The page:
The Amarillo Pioneer

Amarillo's only free online newspaper. Established in 2016, we work to bring you local news that is unbiased and honest.


Noah's Remark: First, City Council Broke Public Comment. Now, They Refuse to Fix It.

By Noah Dawson

Last year, in an open letter to the council published in the Pioneer, I encouraged the council to change the format of the public comment meetings in a way to both better utilize the hour between the beginning of that meeting and the beginning of the regular meeting and to give the public more time to elaborate on their remarks. Another added benefit, and the reason that inspired me to make the suggestion, would be that those who arrive late would have a better chance to speak.

My suggestions have not been put into place. To her credit, council member Hays did send an email in response, saying she would take my “suggestions into consideration.” However, I have not seen any further discussion of this issue amongst council members. Additionally, City Manager Jared Miller dismissed the solution in an interview, where he also claimed to not see any issue with the way the meetings were run.

Part of Miller's argument is that, in his words, “in most situations, you should be able to get across the gist in 3 minutes.” As somebody who has experience in high school debate, where I often competed in congressional debate, where 3 minutes is the limit for speeches, I can say that this limit is not always best for the general public. But, I don't need that experience to know that. I've seen many speakers at council meetings get to three minutes with plenty left to say.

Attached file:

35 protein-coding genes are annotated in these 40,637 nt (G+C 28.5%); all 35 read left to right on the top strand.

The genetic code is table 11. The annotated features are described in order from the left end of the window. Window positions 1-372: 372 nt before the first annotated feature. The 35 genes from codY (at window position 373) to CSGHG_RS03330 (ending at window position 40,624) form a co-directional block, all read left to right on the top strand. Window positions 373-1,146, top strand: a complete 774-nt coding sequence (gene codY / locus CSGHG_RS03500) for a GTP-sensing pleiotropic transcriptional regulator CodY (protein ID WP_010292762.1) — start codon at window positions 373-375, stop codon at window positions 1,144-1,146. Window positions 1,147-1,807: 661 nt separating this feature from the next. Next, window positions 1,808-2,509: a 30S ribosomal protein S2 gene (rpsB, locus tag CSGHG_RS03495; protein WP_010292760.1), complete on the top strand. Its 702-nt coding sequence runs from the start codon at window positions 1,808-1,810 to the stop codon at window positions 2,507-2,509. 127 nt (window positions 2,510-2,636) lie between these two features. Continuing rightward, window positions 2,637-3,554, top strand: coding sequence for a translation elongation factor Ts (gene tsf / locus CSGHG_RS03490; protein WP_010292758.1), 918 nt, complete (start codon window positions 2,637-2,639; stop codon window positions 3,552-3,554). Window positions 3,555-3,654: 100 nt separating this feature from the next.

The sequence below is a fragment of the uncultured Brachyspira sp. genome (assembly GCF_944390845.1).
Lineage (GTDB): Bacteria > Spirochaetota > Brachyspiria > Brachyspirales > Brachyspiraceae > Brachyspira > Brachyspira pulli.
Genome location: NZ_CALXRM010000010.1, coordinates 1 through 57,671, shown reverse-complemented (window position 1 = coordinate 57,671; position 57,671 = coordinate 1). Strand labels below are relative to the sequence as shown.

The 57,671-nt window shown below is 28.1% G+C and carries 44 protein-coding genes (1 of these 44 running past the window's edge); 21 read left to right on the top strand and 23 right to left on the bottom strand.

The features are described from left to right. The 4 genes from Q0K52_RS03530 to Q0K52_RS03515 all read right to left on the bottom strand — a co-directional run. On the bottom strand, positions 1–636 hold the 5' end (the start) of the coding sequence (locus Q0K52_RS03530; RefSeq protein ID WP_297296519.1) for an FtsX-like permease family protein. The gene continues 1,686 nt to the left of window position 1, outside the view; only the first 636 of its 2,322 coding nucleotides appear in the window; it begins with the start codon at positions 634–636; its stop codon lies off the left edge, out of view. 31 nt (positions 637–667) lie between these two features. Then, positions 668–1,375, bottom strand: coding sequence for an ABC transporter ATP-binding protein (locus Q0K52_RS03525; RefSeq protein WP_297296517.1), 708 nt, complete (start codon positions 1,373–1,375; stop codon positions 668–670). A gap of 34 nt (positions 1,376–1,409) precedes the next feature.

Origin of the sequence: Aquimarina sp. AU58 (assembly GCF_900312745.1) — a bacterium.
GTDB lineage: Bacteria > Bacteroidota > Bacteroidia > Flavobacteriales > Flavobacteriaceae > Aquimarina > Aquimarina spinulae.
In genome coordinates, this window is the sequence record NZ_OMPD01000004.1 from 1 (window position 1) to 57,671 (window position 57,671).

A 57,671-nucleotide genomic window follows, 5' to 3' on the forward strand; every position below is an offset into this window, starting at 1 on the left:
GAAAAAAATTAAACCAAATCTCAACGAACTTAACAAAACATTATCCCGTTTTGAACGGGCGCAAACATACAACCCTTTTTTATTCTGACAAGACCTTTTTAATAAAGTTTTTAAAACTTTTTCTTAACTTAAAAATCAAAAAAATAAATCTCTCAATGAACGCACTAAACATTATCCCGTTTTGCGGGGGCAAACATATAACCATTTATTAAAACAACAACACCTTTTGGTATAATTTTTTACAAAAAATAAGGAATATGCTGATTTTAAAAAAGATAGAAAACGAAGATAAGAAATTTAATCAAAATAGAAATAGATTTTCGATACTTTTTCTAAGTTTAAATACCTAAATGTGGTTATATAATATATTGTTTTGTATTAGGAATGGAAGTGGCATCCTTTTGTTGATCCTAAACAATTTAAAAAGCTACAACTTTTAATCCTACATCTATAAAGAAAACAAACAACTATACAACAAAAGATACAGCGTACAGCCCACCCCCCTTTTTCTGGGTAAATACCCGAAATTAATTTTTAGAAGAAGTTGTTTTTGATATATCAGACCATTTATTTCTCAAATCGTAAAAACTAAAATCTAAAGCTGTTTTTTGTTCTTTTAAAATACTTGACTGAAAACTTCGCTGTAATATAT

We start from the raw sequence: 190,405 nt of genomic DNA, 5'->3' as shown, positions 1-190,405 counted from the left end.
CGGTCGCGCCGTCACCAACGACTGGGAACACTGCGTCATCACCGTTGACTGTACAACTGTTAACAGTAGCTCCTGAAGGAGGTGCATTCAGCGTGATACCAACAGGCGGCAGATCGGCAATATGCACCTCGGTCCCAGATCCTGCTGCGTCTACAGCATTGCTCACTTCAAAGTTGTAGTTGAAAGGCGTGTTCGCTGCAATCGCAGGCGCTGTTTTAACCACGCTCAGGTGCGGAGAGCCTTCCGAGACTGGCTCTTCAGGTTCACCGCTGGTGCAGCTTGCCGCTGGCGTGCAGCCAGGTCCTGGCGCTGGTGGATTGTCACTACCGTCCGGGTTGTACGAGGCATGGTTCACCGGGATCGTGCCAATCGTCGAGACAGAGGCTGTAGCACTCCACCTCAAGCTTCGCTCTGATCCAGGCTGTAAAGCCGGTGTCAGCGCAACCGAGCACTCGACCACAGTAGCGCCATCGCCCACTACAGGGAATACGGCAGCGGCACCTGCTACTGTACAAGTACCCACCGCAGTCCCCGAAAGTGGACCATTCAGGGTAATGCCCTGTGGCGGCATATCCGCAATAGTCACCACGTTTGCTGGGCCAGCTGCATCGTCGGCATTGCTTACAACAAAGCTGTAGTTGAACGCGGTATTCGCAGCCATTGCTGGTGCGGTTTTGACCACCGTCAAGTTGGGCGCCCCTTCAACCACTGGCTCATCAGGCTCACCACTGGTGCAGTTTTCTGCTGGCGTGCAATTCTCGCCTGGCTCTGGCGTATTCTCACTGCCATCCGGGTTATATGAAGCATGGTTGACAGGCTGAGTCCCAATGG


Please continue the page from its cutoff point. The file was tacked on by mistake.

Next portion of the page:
I implore the council: actually consider my suggestion.

Further, though, I want to bring up a point about the time change in general. The council has asserted that the average attendance has not been affected by the time change, though I have not seen any evidence. But, let's assume this is true. On an average day, attendance might not be changed. There is still the fact that, after events that have stirred up the community, there has not been a dramatic rise in attendance. Before, when major events occurred, attendance would rise, often filling not only the council chamber, but the overflow room as well. It provided an outlet for the community. If we assume the worst, if we assume this was the council's intention, they succeeded.

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